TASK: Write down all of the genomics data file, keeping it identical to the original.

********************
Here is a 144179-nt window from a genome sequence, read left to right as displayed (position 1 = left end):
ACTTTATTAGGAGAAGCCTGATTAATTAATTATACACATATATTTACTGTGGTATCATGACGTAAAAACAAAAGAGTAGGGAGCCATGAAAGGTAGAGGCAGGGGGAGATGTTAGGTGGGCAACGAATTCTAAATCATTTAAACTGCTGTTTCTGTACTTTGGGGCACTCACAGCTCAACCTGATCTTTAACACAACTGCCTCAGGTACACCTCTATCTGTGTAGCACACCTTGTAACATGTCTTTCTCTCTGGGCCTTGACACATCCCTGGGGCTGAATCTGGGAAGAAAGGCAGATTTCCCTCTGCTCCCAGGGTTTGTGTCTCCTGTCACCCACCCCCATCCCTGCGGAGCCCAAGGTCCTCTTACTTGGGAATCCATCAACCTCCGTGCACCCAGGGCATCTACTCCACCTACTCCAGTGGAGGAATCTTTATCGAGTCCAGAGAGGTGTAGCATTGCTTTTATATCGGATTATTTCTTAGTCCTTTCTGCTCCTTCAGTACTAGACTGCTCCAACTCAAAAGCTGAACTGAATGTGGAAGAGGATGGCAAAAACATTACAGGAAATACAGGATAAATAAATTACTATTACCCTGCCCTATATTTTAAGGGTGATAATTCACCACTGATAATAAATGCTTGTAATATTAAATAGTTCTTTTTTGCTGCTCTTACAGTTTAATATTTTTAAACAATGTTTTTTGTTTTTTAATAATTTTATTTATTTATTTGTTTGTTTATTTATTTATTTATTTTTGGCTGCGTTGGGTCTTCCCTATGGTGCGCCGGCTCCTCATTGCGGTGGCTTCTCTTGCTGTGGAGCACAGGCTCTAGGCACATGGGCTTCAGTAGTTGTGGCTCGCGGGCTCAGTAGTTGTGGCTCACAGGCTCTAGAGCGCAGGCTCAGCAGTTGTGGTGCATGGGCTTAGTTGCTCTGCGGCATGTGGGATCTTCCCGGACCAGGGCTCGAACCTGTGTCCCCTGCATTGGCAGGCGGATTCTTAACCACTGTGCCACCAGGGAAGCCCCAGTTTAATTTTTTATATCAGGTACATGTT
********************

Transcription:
Here is a 144179-nt window from a genome sequence, read left to right as displayed (position 1 = left end):
ACTTTATTAGGAGAAGCCTGATTAATTAATTATACACATATATTTACTGTGGTATCATGACGTAAAAACAAAAGAGTAGGGAGCCATGAAAGGTAGAGGCAGGGGGAGATGTTAGGTGGGCAACGAATTCTAAATCATTTAAACTGCTGTTTCTGTACTTTGGGGCACTCACAGCTCAACCTGATCTTTAACACAACTGCCTCAGGTACACCTCTATCTGTGTAGCACACCTTGTAACATGTCTTTCTCTCTGGGCCTTGACACATCCCTGGGGCTGAATCTGGGAAGAAAGGCAGATTTCCCTCTGCTCCCAGGGTTTGTGTCTCCTGTCACCCACCCCCATCCCTGCGGAGCCCAAGGTCCTCTTACTTGGGAATCCATCAACCTCCGTGCACCCAGGGCATCTACTCCACCTACTCCAGTGGAGGAATCTTTATCGAGTCCAGAGAGGTGTAGCATTGCTTTTATATCGGATTATTTCTTAGTCCTTTCTGCTCCTTCAGTACTAGACTGCTCCAACTCAAAAGCTGAACTGAATGTGGAAGAGGATGGCAAAAACATTACAGGAAATACAGGATAAATAAATTACTATTACCCTGCCCTATATTTTAAGGGTGATAATTCACCACTGATAATAAATGCTTGTAATATTAAATAGTTCTTTTTTGCTGCTCTTACAGTTTAATATTTTTAAACAATGTTTTTTGTTTTTTAATAATTTTATTTATTTATTTGTTTGTTTATTTATTTATTTATTTTTGGCTGCGTTGGGTCTTCCCTATGGTGCGCCGGCTCCTCATTGCGGTGGCTTCTCTTGCTGTGGAGCACAGGCTCTAGGCACATGGGCTTCAGTAGTTGTGGCTCGCGGGCTCAGTAGTTGTGGCTCACAGGCTCTAGAGCGCAGGCTCAGCAGTTGTGGTGCATGGGCTTAGTTGCTCTGCGGCATGTGGGATCTTCCCGGACCAGGGCTCGAACCTGTGTCCCCTGCATTGGCAGGCGGATTCTTAACCACTGTGCCACCAGGGAAGCCCCAGTTTAATTTTTTATATCAGGTACATGTT